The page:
Treatment in a Human Lymphoma Xenograft Model

Researchers from Millennium Pharmaceuticals have demonstrated significant accuracy and dynamic sensitivity of Cerenkov Luminescence Imaging (CLI) against conventional PET imaging techniques. CLI is an emerging imaging modality similar to bio-luminescence imaging which is being investigated as a more rapid, lower-cost alternative to PET for preclinical drug discovery applications. CLI captures visible protons emitted byCerenkov Radiation, the phenomenon responsible for the bluish glow often seen in nuclear reactors and the inspiration forDr. Manhattan’s Blueish Appearance.

The research, which was published in The Journal of Nuclear Medicine, demonstrated a very high correlation between CLI and PET imaging analyses of radio-pharmaceutical (F-FDG) uptake in an in vivo preclinical anti-tumor study. dr-manhattan

Cerenkov luminescence imaging (CLI) is an emerging imaging technique that combines aspects of both optical and nuclear imaging fields. The ability to fully evaluate the correlation and sensitivity of CLI to PET is critical to progress this technique further for use in high-throughput screening of pharmaceutical compounds. To achieve this milestone, it must first be established that CLI data correlate to PET data in an in vivo preclinical antitumor study. We used MLN4924, a phase 2 oncology therapeutic, which targets and inhibits the NEDD8-activating enzyme pathway involved in the ubiquitin–proteasome system. We compared the efficacious effects of MLN4924 using PET and Cerenkov luminescence image values in the same animals.

The frequency spectrum of Cherenkov radiation by a particle is given by the Frank–Tamm formula. Unlike fluorescence or emission spectrathat have characteristic spectral peaks, Cherenkov radiation is continuous. Around the visible spectrum, the relative intensity per unit frequency is approximately proportional to the frequency. That is, higher frequencies (shorter wavelengths) are more intense in Cherenkov radiation. This is why visible Cherenkov radiation is observed to be brilliant blue. In fact, most Cherenkov radiation is in the ultravioletspectrum—it is only with sufficiently accelerated charges that it even becomes visible; the sensitivity of the human eye peaks at green, and is very low in the violet portion of the spectrum.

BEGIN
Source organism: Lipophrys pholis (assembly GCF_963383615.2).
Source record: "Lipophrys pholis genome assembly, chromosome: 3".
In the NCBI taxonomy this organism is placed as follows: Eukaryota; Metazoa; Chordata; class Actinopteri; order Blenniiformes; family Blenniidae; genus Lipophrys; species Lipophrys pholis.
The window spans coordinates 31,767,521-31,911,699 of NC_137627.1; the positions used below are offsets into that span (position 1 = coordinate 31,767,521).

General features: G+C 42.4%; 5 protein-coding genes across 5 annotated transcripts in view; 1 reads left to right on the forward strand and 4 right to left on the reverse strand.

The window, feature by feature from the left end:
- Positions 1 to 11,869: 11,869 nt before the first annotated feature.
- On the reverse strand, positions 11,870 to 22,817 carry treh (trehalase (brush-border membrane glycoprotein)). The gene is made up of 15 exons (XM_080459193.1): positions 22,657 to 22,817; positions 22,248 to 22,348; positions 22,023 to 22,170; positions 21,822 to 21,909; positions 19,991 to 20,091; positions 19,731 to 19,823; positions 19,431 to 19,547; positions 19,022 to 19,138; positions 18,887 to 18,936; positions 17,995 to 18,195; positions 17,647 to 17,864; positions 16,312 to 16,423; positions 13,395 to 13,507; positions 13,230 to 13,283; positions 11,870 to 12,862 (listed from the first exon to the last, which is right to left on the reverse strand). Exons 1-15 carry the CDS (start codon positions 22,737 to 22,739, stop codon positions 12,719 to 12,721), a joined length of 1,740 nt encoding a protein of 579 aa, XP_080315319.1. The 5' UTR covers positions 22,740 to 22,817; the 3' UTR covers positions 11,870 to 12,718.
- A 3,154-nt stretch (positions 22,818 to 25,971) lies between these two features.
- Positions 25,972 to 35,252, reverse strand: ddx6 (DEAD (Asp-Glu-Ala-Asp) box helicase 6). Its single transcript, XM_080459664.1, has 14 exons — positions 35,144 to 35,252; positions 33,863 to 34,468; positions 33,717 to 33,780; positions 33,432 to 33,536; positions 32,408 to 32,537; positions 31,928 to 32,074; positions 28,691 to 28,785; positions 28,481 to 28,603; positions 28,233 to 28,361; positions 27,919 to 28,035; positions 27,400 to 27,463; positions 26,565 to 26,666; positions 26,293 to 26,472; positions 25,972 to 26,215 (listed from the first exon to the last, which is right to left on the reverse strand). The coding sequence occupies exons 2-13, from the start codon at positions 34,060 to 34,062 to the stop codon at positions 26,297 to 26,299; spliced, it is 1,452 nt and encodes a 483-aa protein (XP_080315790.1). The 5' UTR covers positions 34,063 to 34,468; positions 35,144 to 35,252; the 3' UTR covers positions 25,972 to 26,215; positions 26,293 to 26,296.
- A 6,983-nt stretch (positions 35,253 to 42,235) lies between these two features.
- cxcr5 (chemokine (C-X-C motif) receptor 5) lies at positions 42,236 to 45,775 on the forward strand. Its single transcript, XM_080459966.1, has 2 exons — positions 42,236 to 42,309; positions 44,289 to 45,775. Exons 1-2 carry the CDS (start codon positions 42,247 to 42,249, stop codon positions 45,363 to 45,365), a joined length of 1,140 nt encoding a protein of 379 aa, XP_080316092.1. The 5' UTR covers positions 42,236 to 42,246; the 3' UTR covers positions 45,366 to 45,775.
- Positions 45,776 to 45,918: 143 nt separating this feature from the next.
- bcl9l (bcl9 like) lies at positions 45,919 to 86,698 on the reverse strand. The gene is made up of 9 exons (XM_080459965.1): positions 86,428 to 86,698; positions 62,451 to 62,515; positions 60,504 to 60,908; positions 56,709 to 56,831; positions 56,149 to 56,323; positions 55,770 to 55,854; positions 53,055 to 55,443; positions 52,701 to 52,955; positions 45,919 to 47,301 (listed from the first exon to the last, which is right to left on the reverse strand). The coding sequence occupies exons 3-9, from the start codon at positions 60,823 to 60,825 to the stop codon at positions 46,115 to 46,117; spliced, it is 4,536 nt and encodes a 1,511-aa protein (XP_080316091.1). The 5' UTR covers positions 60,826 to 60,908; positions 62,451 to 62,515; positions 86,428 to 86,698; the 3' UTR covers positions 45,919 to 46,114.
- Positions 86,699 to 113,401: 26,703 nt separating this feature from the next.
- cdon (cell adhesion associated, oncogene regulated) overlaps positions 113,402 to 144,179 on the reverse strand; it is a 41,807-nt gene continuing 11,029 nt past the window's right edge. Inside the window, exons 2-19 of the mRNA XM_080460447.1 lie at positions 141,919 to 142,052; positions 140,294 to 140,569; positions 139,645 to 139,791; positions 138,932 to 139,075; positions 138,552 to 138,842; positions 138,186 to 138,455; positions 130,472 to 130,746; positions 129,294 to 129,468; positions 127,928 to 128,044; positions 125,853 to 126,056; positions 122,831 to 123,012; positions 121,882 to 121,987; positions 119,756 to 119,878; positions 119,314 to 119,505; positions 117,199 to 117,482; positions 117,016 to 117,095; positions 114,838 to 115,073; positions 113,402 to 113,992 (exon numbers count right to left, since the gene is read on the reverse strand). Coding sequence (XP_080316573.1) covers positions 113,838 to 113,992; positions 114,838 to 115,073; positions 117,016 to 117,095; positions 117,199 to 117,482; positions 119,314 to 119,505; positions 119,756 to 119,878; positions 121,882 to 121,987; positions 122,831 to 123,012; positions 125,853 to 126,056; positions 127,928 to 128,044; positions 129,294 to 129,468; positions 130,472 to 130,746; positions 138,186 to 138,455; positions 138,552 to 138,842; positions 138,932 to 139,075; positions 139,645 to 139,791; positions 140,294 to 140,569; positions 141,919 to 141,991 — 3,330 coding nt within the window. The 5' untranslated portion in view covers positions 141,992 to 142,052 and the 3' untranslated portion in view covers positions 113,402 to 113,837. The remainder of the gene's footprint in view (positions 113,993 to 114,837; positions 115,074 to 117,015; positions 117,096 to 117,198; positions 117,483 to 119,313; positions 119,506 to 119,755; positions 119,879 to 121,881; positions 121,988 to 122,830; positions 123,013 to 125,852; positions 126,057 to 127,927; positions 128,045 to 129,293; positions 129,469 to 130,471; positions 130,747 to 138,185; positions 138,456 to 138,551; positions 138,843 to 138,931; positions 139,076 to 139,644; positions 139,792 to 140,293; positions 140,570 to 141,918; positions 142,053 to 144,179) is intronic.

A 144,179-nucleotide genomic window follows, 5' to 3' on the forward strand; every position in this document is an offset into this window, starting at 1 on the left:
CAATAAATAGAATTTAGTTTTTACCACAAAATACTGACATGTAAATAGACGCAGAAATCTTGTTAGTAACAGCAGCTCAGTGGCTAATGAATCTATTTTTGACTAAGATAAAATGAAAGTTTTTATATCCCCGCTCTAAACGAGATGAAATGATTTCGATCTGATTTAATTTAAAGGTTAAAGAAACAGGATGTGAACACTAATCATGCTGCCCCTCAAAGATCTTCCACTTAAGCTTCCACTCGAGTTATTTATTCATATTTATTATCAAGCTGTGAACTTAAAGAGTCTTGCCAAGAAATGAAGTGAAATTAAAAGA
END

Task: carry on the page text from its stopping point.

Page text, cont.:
There is a cut-off frequency above which the equation cos θ = 1 / (nβ) cannot be satisfied. Since the refractive index is a function of frequency (and hence wavelength), the intensity does not continue increasing at ever shorter wavelengths even for ultra-relativistic particles (where v/capproaches 1). At X-ray frequencies, the refractive index becomes less than unity (note that in media the phase velocity may exceed cwithout violating relativity) and hence no X-ray emission (or shorter wavelength emissions such as gamma rays) would be observed. However, X-rays can be generated at special frequencies just below those corresponding to core electronic transitions in a material, as the index of refraction is often greater than 1 just below a resonance frequency (see Kramers-Kronig relation and anomalous dispersion).

As in sonic booms and bow shocks, the angle of the shock cone is directly related to the velocity of the disruption. The Cherenkov angle is zero at the threshold velocity for the emission of Cherenkov radiation. The angle takes on a maximum as the particle speed approaches the speed of light. Hence, observed angles of incidence can be used to compute the direction and speed of a Cherenkov radiation-producing charge.


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